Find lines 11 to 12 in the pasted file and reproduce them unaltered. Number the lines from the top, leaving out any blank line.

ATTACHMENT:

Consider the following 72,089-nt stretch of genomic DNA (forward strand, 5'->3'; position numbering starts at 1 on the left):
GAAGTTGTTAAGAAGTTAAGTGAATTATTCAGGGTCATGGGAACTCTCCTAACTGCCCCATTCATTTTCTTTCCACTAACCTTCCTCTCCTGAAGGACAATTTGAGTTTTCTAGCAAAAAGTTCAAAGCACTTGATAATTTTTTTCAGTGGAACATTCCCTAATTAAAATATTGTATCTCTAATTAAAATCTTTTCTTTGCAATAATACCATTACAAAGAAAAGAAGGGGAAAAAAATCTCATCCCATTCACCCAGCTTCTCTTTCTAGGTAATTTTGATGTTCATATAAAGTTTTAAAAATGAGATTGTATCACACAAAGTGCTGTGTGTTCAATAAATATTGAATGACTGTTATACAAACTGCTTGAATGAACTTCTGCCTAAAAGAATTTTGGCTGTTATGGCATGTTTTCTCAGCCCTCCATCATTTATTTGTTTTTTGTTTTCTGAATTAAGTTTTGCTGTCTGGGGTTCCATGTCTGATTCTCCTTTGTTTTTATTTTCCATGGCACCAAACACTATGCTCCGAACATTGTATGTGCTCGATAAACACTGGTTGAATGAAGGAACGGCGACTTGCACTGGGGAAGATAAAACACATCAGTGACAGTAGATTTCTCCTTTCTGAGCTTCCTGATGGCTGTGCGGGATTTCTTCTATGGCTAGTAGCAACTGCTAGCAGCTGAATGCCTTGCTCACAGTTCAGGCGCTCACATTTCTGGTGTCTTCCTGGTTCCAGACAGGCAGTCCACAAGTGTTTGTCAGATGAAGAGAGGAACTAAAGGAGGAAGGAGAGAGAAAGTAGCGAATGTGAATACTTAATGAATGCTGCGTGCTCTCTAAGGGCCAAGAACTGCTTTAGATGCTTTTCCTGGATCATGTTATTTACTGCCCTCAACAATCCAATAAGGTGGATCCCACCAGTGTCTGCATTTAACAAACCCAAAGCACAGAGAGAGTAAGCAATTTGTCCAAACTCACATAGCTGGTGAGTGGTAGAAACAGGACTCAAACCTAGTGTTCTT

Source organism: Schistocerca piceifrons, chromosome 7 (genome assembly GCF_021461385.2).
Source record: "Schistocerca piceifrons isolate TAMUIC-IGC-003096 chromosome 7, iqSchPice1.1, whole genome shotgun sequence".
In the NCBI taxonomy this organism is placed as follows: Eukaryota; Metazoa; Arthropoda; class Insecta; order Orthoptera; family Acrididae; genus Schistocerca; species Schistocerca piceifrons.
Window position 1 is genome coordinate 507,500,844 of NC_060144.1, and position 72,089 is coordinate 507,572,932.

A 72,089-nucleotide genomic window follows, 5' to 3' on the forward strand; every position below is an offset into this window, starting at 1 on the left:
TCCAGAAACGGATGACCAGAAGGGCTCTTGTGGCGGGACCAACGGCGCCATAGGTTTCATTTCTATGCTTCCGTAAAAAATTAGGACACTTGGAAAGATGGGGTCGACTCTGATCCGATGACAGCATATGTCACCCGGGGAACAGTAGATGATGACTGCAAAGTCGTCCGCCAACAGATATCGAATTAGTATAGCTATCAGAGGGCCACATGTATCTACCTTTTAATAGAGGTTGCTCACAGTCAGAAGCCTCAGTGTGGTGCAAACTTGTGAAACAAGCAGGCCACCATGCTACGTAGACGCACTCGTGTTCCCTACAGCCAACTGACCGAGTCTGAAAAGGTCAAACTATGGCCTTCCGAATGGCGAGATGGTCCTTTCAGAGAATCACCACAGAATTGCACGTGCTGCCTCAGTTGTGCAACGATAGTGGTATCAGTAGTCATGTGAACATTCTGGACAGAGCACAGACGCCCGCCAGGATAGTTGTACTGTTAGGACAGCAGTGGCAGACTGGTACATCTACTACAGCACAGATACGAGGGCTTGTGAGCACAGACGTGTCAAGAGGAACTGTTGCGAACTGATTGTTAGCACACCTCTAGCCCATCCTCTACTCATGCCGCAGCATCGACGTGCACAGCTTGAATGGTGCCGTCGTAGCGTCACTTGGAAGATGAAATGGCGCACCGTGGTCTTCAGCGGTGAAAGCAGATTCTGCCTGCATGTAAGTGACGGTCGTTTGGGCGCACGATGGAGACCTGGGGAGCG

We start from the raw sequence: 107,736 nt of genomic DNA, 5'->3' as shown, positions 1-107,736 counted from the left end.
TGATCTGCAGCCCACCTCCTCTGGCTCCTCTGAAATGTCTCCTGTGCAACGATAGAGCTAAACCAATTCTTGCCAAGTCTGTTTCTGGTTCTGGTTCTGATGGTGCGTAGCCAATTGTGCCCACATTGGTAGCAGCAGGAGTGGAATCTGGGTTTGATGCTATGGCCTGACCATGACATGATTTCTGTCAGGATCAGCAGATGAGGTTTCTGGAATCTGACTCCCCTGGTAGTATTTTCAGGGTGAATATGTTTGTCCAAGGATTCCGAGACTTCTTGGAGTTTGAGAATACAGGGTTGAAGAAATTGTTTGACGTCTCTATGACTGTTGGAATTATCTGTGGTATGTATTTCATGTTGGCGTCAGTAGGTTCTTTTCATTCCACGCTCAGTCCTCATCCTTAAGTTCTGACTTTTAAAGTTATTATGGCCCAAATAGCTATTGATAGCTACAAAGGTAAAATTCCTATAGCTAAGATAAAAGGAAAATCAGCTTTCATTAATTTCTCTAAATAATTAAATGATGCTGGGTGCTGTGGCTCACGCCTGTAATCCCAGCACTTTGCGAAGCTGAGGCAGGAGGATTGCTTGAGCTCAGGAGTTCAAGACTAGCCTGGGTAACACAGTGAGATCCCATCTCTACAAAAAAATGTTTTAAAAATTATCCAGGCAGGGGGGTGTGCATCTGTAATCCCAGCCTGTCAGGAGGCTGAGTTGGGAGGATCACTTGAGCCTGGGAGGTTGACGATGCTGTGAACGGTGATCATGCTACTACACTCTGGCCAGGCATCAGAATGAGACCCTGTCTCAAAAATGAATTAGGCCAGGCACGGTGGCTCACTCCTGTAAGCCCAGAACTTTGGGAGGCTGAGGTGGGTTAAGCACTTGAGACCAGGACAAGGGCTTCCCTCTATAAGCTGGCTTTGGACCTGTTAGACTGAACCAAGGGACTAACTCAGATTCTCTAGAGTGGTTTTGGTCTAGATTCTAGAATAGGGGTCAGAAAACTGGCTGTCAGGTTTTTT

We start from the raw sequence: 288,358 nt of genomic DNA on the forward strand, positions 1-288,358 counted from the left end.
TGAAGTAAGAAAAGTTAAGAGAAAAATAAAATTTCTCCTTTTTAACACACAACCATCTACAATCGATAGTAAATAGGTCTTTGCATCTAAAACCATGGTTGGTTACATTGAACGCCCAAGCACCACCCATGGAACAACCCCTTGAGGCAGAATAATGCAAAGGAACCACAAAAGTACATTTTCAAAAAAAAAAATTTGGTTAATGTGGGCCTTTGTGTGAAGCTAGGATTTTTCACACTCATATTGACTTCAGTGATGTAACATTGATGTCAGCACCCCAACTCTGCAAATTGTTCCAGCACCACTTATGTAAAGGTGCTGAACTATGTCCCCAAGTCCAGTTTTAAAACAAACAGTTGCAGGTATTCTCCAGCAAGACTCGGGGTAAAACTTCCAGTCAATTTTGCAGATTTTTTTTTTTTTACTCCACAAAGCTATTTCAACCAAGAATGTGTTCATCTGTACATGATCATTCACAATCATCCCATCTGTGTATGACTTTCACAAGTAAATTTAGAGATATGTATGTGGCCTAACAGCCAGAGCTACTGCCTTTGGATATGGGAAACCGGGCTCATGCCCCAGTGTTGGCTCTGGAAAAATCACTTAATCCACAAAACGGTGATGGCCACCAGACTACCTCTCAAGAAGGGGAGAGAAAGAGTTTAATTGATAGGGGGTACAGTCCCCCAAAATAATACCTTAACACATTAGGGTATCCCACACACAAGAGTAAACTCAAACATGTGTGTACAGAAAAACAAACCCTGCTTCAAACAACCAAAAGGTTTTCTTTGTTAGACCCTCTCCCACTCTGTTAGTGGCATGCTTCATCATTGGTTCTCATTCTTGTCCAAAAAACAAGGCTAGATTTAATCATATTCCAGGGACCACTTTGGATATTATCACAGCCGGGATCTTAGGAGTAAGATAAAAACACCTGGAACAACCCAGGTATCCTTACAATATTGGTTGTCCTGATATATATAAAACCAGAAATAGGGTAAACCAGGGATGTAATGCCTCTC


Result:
We start from the raw sequence: 288,358 nt of genomic DNA on the forward strand, positions 1-288,358 counted from the left end.
TGAAGTAAGAAAAGTTAAGAGAAAAATAAAATTTCTCCTTTTTAACACACAACCATCTACAATCGATAGTAAATAGGTCTTTGCATCTAAAACCATGGTTGGTTACATTGAACGCCCAAGCACCACCCATGGAACAACCCCTTGAGGCAGAATAATGCAAAGGAACCACAAAAGTACATTTTCAAAAAAAAAAATTTGGTTAATGTGGGCCTTTGTGTGAAGCTAGGATTTTTCACACTCATATTGACTTCAGTGATGTAACATTGATGTCAGCACCCCAACTCTGCAAATTGTTCCAGCACCACTTATGTAAAGGTGCTGAACTATGTCCCCAAGTCCAGTTTTAAAACAAACAGTTGCAGGTATTCTCCAGCAAGACTCGGGGTAAAACTTCCAGTCAATTTTGCAGATTTTTTTTTTTTTACTCCACAAAGCTATTTCAACCAAGAATGTGTTCATCTGTACATGATCATTCACAATCATCCCATCTGTGTATGACTTTCACAAGTAAATTTAGAGATATGTATGTGGCCTAACAGCCAGAGCTACTGCCTTTGGATATGGGAAACCGGGCTCATGCCCCAGTGTTGGCTCTGGAAAAATCACTTAATCCACAAAACGGTGATGGCCACCAGACTACCTCTCAAGAAGGGGAGAGAAAGAGTTTAATTGATAGGGGGTACAGTCCCCCAAAATAATACCTTAACACATTAGGGTATCCCACACACAAGAGTAAACTCAAACATGTGTGTACAGAAAAACAAACCCTGCTTCAAACAACCAAAAGGTTTTCTTTGTTAGACCCTCTCCCACTCTGTTAGTGGCATGCTTCATCATTGGTTCTCATTCTTGTCCAAAAAACAAGGCTAGATTTAATCATATTCCAGGGACCACTTTGGATATTATCACAGCCGGGATCTTAGGAGTAAGATAAAAACACCTGGAACAACCCAGGTATCCTTACAATATTGGTTGTCCTGATATATATAAAACCAGAAATAGGGTAAACCAGGGATGTAATGCCTCTC